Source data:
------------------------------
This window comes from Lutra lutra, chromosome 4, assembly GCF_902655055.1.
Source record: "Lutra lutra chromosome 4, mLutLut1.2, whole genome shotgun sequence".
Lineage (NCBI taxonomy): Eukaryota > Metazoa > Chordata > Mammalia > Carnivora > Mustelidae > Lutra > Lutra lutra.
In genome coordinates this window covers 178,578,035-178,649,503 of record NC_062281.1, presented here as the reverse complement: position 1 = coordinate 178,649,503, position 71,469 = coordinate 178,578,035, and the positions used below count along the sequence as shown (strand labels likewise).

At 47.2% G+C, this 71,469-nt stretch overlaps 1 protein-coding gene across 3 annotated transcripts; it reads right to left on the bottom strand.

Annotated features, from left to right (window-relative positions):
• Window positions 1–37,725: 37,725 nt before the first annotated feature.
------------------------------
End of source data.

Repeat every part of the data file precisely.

This window comes from Lutra lutra, chromosome 4, assembly GCF_902655055.1.
Source record: "Lutra lutra chromosome 4, mLutLut1.2, whole genome shotgun sequence".
Lineage (NCBI taxonomy): Eukaryota > Metazoa > Chordata > Mammalia > Carnivora > Mustelidae > Lutra > Lutra lutra.
In genome coordinates this window covers 178,578,035-178,649,503 of record NC_062281.1, presented here as the reverse complement: position 1 = coordinate 178,649,503, position 71,469 = coordinate 178,578,035, and the positions used below count along the sequence as shown (strand labels likewise).

At 47.2% G+C, this 71,469-nt stretch overlaps 1 protein-coding gene across 3 annotated transcripts; it reads right to left on the bottom strand.

Annotated features, from left to right (window-relative positions):
• Window positions 1–37,725: 37,725 nt before the first annotated feature.